The capabilities of bacteria and archaea to alter natural building stones – A review

Laurenz Schröer, Nico Boon, Tim De Kock, Veerle Cnudde*

*Corresponding author for this work

Research output: Contribution to journalReview articlepeer-review


Microorganisms, including bacteria, archaea, algae and fungi, colonize natural building stones. Bacteria are among the most relevant colonizers, as they impact substrates in multiple forms, primarily attributed to their high diversity. They alter rock properties, induce discoloration, dissolution or precipitation, which can lead to degradation over time or in some cases, protection. Numerous studies suggested a link between rock alteration and bacteria, although there are still inconclusive conclusions. Moreover, the role of archaea remains unresolved. Classical cultivation techniques capture a fraction of bacterial and archaeal diversity. Recently, culture-independent and omics-technologies provide tools to further understand their full diversity and true role. Based on field and experimental work, this comprehensive review provides an overview of biocolonization and potential changes during the 21st Century. To better understand the role of bacteria and archaea, the focus will be on their capabilities to alter natural building stones. It also includes a short overview of methods to understand the processes and dynamics of biocolonization. The conclusions of this work will not only improve our understanding of deterioration in general, but it can also make sustainable biorestoration with bacteria the preferred choice instead of chemical and physical agents.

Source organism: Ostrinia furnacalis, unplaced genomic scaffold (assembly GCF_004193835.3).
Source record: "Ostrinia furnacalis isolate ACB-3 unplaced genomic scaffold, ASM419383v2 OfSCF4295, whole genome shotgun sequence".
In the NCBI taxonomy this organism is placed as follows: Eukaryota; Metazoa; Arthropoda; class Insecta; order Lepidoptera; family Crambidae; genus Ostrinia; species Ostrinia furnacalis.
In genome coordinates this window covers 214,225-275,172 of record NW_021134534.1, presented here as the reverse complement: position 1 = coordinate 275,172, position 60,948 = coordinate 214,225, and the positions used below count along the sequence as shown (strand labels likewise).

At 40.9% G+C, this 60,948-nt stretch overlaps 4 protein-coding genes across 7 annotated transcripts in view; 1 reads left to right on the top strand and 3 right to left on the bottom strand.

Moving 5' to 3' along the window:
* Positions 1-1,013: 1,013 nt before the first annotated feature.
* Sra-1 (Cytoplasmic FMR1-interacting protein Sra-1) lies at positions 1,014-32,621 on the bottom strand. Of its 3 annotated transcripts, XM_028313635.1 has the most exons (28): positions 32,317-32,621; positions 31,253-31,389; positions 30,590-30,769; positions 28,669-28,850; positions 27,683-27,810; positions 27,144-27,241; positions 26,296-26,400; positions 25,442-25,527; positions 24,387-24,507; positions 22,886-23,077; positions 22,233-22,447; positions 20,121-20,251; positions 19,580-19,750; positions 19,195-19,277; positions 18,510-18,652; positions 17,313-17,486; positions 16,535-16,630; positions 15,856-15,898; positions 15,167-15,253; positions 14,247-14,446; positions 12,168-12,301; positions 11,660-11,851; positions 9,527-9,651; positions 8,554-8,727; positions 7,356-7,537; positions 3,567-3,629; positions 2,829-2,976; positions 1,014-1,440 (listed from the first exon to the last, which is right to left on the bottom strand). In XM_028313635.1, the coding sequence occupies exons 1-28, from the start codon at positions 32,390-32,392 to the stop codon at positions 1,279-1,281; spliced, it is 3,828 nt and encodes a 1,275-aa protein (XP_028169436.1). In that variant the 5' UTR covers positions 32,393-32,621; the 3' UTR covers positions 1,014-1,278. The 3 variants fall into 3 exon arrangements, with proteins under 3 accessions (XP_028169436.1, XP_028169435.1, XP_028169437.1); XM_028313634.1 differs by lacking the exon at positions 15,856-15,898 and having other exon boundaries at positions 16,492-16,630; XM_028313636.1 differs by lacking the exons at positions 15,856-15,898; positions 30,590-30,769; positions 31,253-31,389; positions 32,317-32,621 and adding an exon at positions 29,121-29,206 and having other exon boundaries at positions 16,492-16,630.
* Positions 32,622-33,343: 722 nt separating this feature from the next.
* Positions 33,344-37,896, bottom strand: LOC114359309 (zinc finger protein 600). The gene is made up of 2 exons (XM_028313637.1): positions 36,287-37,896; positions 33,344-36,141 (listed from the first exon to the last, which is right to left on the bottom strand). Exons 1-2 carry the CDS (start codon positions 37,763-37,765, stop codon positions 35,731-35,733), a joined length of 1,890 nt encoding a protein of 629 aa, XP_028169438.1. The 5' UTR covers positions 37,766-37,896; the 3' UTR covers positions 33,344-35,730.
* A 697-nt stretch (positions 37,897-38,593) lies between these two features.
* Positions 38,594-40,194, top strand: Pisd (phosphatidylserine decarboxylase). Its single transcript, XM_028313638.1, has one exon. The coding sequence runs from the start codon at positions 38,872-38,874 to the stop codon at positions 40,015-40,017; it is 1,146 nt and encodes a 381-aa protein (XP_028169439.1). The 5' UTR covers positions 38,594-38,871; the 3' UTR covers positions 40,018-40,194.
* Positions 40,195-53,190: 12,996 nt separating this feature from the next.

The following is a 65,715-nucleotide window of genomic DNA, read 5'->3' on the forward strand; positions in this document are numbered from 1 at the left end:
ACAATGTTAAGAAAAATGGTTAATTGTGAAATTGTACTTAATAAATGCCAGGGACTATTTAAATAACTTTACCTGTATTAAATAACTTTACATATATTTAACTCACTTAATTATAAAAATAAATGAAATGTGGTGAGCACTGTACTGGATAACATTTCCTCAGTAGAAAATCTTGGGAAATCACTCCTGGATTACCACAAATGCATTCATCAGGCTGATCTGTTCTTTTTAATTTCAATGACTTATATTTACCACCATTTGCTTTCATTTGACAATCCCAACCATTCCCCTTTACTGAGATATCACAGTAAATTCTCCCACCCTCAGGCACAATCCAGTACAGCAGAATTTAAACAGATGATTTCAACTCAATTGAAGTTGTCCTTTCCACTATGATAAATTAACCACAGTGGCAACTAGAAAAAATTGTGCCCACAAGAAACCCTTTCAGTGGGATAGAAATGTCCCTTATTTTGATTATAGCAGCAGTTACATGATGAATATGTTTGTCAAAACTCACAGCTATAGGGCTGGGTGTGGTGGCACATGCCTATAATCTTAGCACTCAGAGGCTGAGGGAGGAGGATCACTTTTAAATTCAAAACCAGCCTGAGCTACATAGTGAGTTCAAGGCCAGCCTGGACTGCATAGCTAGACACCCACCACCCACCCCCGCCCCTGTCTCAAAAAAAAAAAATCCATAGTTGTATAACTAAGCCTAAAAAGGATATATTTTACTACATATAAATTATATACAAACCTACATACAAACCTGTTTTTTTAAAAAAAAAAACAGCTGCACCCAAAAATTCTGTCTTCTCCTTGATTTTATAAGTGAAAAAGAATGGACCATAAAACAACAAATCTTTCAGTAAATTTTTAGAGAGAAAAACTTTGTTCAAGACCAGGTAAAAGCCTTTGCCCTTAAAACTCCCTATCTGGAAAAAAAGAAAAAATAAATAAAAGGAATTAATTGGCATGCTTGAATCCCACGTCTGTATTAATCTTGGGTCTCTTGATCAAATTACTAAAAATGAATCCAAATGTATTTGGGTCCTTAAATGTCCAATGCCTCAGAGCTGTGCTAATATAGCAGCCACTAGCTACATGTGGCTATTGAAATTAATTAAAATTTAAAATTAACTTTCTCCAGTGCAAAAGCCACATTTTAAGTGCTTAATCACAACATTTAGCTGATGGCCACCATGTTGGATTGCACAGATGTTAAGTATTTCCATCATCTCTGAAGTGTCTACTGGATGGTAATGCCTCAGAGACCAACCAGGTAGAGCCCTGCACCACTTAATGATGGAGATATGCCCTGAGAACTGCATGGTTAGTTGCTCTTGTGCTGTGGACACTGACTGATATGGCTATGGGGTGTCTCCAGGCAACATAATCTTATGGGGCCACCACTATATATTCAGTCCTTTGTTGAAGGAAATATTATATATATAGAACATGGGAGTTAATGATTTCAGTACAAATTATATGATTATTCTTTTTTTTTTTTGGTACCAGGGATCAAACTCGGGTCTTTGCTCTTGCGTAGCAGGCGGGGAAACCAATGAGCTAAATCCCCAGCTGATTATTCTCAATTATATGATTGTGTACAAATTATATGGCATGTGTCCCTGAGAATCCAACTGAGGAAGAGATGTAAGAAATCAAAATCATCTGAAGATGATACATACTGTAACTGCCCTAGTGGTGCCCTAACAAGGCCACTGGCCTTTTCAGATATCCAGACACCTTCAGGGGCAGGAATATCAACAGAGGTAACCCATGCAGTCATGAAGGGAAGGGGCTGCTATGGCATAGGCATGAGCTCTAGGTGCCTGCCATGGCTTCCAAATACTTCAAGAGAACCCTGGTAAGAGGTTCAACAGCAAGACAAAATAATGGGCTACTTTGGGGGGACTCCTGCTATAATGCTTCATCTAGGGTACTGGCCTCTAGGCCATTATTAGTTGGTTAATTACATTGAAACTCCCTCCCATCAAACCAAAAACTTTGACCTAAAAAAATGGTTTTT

Original languageEnglish
Article number105329
Pages (from-to)1-16
Number of pages16
JournalInternational Biodeterioration and Biodegradation
Publication statusPublished - Nov 2021


  • Archaea
  • Bacteria
  • Biodeterioration
  • Bioremediation
  • Building stones
  • Prokaryotes


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